Complete charge pooling is prevented in viologen-based dendrimers by self-protection

Filippo Marchioni, Margherita Venturi*, Paola Ceroni, Vincenzo Balzani, Martin Belohradsky, Arkadij M. Elizarov, Hsian Rong Tseng, J. Fraser Stoddart

*Corresponding author for this work

Research output: Contribution to journalArticlepeer-review

39 Scopus citations

Abstract

We have investigated the electrochemical behavior, and chemical and photosensitized reduction of two dendrimers based on a 1,3,5-trisubstituted benzenoid core, which contain 9 and 21 4,4′-bipyridinium (usually called viologen) units, respectively, in their branches and are terminated with tetraarylmethane groups. For comparison purposes, the behavior of reference compounds that contain a single viologen unit have also been investigated. We have found that only part of the viologen units can be reduced in the dendrimer species. For the larger dendrimer, the number of reducible viologens (out of the 21 present) is 14 in electrochemical experiments (in MeCN), 9 on reduction with bis(benzene)chromium (in MeCN), and 13 by photoinduced electron transfer with 9-methylanthracene as a photosensitizer and triethanolamine as a sacrificial reductant in CH2Cl2. The reduced viologen units undergo partial dimerization. The photochemical experiments have shown that only monomeric, one-electron-reduced viologen units are formed at the beginning of the irradiation, followed by dimer formation, until a photostationary state is reached that contains 40 % nonreduced, 33 % monomeric reduced, and 27 % reduced units associated in the dimeric form. The results suggest that, upon reduction of a fraction of the viologen units, the dendrimer structure shrinks, with the result that the bulky terminal groups protect other viologen units from being reduced.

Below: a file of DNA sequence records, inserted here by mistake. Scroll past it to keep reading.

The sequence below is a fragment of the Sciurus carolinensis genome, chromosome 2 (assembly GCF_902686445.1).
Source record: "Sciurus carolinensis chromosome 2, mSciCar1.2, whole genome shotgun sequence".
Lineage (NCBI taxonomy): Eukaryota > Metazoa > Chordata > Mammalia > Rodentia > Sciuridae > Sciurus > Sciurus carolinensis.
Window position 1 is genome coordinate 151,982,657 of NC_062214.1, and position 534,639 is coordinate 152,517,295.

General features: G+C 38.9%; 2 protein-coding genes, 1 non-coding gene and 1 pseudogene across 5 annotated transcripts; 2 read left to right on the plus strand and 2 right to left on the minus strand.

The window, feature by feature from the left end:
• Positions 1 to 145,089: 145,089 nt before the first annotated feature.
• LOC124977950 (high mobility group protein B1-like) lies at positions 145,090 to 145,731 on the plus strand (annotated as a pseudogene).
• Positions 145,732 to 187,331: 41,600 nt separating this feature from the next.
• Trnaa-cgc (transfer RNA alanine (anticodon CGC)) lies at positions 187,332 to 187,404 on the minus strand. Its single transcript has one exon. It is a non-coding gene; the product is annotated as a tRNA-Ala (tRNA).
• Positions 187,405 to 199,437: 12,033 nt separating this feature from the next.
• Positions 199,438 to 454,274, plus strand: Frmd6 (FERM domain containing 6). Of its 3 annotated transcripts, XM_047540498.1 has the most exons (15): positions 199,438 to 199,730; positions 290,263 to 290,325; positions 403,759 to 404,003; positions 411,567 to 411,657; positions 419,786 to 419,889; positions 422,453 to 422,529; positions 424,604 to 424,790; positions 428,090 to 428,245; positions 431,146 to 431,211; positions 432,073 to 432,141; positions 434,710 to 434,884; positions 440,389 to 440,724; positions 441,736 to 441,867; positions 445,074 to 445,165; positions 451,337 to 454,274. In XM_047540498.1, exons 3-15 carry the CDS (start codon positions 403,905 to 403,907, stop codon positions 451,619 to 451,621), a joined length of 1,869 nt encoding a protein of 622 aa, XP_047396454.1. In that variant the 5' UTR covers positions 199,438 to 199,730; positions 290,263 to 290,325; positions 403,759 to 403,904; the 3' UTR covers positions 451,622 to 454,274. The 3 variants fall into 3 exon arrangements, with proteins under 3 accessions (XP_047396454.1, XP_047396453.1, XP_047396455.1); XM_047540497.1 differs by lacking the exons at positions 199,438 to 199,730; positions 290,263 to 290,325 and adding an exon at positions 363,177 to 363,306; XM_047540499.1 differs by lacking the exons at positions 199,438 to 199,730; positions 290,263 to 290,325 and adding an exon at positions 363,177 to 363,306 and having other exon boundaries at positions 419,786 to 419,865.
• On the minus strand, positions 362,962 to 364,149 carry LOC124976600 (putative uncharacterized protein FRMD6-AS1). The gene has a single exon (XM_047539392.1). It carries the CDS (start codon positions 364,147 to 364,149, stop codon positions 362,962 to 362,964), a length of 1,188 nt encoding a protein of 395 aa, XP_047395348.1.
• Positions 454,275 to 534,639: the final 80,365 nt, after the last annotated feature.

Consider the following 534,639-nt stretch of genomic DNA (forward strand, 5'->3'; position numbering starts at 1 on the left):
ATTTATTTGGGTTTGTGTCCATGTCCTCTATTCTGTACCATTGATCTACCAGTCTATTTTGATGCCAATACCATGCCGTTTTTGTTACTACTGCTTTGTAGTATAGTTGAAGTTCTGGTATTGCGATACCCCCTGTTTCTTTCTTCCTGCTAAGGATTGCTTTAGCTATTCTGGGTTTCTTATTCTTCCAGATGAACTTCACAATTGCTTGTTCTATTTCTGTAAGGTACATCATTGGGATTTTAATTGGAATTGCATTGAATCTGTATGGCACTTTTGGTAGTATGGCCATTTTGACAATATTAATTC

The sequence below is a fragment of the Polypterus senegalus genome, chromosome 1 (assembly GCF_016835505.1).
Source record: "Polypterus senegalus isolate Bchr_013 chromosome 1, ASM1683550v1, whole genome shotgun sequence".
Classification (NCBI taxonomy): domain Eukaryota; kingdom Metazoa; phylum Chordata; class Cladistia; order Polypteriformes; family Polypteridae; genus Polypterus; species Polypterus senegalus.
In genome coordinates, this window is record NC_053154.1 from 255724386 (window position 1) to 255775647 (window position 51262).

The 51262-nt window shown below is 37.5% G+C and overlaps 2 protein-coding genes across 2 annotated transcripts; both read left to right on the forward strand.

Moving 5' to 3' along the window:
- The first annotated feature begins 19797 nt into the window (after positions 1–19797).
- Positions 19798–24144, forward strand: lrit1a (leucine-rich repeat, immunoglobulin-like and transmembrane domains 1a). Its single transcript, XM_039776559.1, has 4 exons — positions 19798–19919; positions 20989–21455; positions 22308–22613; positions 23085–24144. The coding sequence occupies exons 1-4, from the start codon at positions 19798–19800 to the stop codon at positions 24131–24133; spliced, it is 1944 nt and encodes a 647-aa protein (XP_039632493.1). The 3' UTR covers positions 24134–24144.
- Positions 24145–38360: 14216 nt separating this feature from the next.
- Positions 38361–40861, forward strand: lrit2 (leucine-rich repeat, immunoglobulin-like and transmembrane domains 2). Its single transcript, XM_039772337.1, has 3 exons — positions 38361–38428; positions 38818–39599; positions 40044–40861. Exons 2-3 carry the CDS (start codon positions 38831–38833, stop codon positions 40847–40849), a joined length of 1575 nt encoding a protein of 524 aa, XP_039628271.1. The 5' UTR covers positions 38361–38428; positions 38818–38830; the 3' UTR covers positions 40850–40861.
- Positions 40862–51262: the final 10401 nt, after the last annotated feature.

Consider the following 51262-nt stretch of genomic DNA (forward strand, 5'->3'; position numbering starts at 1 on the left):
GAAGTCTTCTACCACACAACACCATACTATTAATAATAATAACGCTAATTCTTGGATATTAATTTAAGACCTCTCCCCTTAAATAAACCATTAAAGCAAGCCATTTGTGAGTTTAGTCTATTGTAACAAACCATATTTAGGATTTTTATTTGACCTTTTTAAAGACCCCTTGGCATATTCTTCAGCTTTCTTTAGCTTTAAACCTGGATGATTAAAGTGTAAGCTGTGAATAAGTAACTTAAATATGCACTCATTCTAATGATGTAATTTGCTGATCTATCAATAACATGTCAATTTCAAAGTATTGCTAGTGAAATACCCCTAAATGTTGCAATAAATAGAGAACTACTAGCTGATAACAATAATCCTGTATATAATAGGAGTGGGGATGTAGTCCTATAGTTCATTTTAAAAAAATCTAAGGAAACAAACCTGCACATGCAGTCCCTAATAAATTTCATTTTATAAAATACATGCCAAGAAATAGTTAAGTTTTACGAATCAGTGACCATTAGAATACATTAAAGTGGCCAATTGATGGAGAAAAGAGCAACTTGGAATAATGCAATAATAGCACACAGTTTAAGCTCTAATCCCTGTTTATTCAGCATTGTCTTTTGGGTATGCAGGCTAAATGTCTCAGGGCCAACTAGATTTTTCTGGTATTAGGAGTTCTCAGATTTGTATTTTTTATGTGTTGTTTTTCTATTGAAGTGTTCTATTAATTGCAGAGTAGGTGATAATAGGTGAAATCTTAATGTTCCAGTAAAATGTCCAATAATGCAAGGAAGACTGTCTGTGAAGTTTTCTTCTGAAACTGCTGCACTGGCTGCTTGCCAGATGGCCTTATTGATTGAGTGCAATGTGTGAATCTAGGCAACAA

Original languageEnglish (US)
Pages (from-to)6361-6368
Number of pages8
JournalChemistry - A European Journal
Volume10
Issue number24
DOIs
StatePublished - Dec 3 2004

Keywords

  • Bipyridinium units
  • Dendrimers
  • Electrochemistry
  • Photosensitization
  • Redox chemistry
  • Viologen

ASJC Scopus subject areas

  • Catalysis
  • Organic Chemistry

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